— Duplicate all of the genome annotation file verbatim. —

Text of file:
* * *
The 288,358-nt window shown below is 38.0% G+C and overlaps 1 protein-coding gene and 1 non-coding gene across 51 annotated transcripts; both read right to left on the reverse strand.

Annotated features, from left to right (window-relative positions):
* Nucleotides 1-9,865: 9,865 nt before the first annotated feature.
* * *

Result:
The 288,358-nt window shown below is 38.0% G+C and overlaps 1 protein-coding gene and 1 non-coding gene across 51 annotated transcripts; both read right to left on the reverse strand.

Annotated features, from left to right (window-relative positions):
* Nucleotides 1-9,865: 9,865 nt before the first annotated feature.